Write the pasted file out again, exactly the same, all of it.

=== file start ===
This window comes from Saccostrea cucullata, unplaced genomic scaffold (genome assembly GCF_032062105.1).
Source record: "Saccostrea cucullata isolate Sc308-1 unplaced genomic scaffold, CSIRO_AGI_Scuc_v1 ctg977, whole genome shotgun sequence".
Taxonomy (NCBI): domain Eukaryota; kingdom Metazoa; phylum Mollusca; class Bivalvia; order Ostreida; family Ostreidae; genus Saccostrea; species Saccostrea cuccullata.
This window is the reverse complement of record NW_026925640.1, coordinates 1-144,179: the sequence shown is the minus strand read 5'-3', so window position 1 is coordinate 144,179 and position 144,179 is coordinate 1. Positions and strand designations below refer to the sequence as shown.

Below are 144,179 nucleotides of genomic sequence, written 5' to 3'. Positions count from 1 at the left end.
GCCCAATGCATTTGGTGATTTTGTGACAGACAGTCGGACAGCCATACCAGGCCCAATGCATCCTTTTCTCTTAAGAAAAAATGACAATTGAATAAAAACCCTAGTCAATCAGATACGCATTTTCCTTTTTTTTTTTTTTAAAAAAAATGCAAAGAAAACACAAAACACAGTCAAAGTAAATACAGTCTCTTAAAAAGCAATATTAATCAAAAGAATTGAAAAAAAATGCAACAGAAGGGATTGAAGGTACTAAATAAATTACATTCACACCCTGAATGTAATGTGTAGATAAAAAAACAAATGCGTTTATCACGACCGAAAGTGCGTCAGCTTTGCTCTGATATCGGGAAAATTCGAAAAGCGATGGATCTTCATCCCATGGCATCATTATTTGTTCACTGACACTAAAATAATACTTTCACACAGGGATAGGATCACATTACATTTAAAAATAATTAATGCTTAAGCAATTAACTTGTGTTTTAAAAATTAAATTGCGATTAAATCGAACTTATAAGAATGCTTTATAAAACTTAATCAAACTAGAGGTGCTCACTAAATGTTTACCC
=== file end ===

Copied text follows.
This window comes from Saccostrea cucullata, unplaced genomic scaffold (genome assembly GCF_032062105.1).
Source record: "Saccostrea cucullata isolate Sc308-1 unplaced genomic scaffold, CSIRO_AGI_Scuc_v1 ctg977, whole genome shotgun sequence".
Taxonomy (NCBI): domain Eukaryota; kingdom Metazoa; phylum Mollusca; class Bivalvia; order Ostreida; family Ostreidae; genus Saccostrea; species Saccostrea cuccullata.
This window is the reverse complement of record NW_026925640.1, coordinates 1-144,179: the sequence shown is the minus strand read 5'-3', so window position 1 is coordinate 144,179 and position 144,179 is coordinate 1. Positions and strand designations below refer to the sequence as shown.

Below are 144,179 nucleotides of genomic sequence, written 5' to 3'. Positions count from 1 at the left end.
GCCCAATGCATTTGGTGATTTTGTGACAGACAGTCGGACAGCCATACCAGGCCCAATGCATCCTTTTCTCTTAAGAAAAAATGACAATTGAATAAAAACCCTAGTCAATCAGATACGCATTTTCCTTTTTTTTTTTTTTAAAAAAAATGCAAAGAAAACACAAAACACAGTCAAAGTAAATACAGTCTCTTAAAAAGCAATATTAATCAAAAGAATTGAAAAAAAATGCAACAGAAGGGATTGAAGGTACTAAATAAATTACATTCACACCCTGAATGTAATGTGTAGATAAAAAAACAAATGCGTTTATCACGACCGAAAGTGCGTCAGCTTTGCTCTGATATCGGGAAAATTCGAAAAGCGATGGATCTTCATCCCATGGCATCATTATTTGTTCACTGACACTAAAATAATACTTTCACACAGGGATAGGATCACATTACATTTAAAAATAATTAATGCTTAAGCAATTAACTTGTGTTTTAAAAATTAAATTGCGATTAAATCGAACTTATAAGAATGCTTTATAAAACTTAATCAAACTAGAGGTGCTCACTAAATGTTTACCC